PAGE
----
3. Letters of Recommendation: A minimum of three letters of recommendation are required. Two additional letters may be included if you think the circumstances warrant it.
  4. GRE scores: GRE scores are required for all applicants. Applicants to the doctoral program are strongly encouraged to submit GRE Mathematics Subject Test scores as well. The University’s institution code is 1832; our department code is 0705.
  5. TOEFL scores: TOEFL scores are required for all applicants except those who grew up in the United Kingdom, Canada, Ireland, Australia, New Zealand, South Africa, or the United States;and applicants who, in the last five years, completed one academic year of full-time study at an English-language institution in one of those countries. The University’s institution code is 1832; our department code is 59.
  6. Candidate Statement: Your statement should explain what interests you about statistics, what your goals are, and what you hope to accomplish in your studies here.
  7. Application Fee: A waiver can be considered for domestic applicants only. Students applying to both the MS and PhD programs must pay two fees.

Admissions Decisions

Admissions decisions are emailed in March.

Program Requirements

A student applying to the Ph.D. program normally should have taken courses in advanced calculus, linear algebra, probability, and statistics. Additional courses in mathematics, especially a course in real analysis, will be helpful. Some facility with computer programming is expected.

Given the diverse backgrounds of the students, the program is flexible in the timing and content of coursework and research. The following describes a typical path for a student with a solid background in mathematics and some familiarity with statistics. During the first year, the student takes three of the following sequences: probability (STAT 30400, 38100, 38300), mathematical statistics (STAT 30400, 30100, 30200), applied statistics (STAT 34300, 34500, 34700), and computational mathematics and machine learning (STAT 30900, 31000, 37700). At the start of the second year, the student takes preliminary examinations covering two of these areas, one theoretical (probability or mathematical statistics) and one applied (applied statistics or computational mathematics). The choice of sequences and prelims will be done in coordination with the Director of Graduate Studies. During the second year, students take more advanced and specialized courses, depending on their interests. The selection of courses offered varies from year to year, but there is always a variety of courses in probability, in theoretical and applied statistics, in machine learning and in computational mathematics. By the end of the second year, most students should have begun to work with a thesis advisor, usually after taking a reading course with one—or more—prospective advisors. After making substantial research progress, and no later than the end of autumn quarter of the fourth year, the student will identify a thesis committee consisting of an advisor and two other faculty members and will prepare a thesis proposal that is presented to the committee and must be approved. A completed dissertation is presented in a formal departmental seminar, and then a final oral examination completes the program for the Ph.D. In recent years, a large majority of our students complete the Ph.D. within four or five years of entering the program. Students who have significant graduate training before entering the program can (and do) obtain their doctor's degree in three years.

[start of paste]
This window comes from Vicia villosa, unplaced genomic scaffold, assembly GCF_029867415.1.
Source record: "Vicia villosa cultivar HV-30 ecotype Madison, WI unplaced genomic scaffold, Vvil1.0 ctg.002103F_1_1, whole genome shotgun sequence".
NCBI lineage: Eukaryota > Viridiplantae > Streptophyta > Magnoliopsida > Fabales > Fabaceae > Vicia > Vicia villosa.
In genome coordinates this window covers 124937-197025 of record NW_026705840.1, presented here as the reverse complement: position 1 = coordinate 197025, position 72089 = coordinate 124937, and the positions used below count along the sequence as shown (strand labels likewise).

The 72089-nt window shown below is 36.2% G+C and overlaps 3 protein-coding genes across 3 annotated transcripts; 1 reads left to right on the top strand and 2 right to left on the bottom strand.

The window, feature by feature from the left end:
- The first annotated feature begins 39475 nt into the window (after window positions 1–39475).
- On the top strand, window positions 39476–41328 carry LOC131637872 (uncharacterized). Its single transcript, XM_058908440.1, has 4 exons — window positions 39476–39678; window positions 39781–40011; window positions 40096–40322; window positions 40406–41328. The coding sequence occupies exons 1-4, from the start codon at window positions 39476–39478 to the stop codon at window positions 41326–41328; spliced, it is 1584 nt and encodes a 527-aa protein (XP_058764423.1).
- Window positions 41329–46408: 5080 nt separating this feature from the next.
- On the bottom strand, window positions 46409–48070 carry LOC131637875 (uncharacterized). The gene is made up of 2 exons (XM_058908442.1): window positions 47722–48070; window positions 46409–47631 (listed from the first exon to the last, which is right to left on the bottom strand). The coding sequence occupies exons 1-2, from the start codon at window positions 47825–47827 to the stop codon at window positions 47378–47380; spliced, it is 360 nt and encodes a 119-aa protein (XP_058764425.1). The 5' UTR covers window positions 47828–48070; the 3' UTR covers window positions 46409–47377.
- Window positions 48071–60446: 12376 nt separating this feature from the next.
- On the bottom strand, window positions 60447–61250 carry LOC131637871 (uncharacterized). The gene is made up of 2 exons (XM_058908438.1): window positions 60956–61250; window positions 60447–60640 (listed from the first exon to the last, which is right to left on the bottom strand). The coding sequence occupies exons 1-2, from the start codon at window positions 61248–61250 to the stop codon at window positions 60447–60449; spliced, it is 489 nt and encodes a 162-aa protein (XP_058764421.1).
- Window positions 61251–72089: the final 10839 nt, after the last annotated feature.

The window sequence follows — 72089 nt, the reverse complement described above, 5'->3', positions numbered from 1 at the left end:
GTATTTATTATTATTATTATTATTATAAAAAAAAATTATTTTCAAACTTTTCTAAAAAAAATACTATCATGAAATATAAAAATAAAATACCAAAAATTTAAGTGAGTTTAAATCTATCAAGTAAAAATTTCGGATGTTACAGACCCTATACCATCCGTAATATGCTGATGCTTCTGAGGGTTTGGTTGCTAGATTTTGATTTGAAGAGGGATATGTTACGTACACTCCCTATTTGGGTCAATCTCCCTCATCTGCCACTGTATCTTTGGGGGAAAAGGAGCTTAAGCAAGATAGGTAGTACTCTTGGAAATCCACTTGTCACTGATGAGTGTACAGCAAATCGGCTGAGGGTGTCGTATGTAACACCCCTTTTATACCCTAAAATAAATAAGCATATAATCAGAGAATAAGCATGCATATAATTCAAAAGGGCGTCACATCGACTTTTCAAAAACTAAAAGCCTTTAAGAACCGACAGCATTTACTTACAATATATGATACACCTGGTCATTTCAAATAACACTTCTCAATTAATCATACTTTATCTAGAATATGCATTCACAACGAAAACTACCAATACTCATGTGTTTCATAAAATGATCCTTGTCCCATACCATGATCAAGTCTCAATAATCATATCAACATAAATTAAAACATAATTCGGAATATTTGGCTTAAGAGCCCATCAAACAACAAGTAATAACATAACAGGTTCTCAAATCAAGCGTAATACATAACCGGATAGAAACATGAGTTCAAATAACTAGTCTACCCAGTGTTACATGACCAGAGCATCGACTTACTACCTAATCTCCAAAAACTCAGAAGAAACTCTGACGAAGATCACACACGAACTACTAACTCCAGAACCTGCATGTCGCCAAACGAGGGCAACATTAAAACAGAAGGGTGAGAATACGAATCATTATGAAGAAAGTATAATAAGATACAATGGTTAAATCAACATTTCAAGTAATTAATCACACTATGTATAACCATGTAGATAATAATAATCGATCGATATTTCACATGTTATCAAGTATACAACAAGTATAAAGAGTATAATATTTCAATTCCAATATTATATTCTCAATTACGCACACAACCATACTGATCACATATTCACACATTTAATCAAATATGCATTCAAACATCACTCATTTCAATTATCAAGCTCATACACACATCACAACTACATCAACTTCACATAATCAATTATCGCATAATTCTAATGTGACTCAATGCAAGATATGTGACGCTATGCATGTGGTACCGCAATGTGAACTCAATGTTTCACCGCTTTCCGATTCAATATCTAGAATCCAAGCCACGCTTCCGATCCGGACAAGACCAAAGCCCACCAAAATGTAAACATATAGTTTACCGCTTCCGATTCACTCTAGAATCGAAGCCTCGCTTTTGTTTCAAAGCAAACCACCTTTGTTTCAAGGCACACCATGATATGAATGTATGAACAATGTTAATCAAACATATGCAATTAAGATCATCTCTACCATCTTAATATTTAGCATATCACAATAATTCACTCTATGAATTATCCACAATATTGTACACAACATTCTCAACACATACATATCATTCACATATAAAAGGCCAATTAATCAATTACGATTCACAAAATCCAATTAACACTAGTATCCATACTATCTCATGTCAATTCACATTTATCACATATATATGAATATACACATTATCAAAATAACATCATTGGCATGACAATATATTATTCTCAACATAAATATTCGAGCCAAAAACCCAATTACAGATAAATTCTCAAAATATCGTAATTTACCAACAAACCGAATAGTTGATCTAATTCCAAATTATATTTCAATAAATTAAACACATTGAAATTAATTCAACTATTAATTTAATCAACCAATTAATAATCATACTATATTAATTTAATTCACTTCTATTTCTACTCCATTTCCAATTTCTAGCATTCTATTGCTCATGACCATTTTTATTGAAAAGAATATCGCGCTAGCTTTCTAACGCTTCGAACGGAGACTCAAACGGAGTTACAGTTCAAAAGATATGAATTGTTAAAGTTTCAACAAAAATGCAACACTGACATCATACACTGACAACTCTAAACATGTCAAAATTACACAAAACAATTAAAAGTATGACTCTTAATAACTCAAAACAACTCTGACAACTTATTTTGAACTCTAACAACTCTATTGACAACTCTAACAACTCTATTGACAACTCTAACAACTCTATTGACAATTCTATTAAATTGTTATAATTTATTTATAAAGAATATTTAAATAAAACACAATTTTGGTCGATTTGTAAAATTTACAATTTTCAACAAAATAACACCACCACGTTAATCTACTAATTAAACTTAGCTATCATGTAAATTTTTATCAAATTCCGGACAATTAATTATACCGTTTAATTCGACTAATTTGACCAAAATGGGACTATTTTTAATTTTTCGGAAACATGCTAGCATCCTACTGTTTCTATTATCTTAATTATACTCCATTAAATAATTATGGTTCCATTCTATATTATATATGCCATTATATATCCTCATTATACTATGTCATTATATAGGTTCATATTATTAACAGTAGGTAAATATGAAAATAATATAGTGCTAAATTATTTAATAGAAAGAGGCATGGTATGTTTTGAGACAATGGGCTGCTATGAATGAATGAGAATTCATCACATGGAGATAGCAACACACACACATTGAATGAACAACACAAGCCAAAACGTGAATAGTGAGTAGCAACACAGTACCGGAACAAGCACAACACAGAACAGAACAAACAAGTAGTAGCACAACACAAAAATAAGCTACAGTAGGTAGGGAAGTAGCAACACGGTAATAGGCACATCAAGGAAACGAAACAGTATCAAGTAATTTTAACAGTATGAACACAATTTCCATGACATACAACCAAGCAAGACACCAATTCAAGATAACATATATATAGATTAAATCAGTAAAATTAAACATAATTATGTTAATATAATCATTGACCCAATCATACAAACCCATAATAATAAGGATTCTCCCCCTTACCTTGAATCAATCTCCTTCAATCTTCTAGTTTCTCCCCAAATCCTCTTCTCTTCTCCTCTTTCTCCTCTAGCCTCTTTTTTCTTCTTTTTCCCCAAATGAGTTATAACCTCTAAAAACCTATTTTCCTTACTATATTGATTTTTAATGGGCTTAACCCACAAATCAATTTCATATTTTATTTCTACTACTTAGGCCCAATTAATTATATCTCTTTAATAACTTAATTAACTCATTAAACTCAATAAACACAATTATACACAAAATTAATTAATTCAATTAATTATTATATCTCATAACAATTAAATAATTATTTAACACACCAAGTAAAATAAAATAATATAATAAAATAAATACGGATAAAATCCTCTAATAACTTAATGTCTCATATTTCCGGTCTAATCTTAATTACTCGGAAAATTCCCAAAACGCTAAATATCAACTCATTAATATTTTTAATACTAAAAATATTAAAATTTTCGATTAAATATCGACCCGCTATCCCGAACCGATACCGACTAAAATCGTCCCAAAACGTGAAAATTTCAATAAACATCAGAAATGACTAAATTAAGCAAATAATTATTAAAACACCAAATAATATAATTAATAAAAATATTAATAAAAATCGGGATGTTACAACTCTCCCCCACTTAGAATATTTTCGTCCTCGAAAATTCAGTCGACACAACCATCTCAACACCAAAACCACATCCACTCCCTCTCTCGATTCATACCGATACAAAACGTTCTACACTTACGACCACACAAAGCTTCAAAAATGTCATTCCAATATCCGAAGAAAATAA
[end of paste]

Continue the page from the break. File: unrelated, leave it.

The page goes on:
Costs & Financial Aid

In recent years, our department has been able to provide full support (tuition plus a stipend) for most of its PhD students and we expect this to continue for the foreseeable future. Typically students are supported for at least four years. Support is not tied to work with a particular faculty member. At present, most fifth-year students receive full support and most PhD students receive summer support.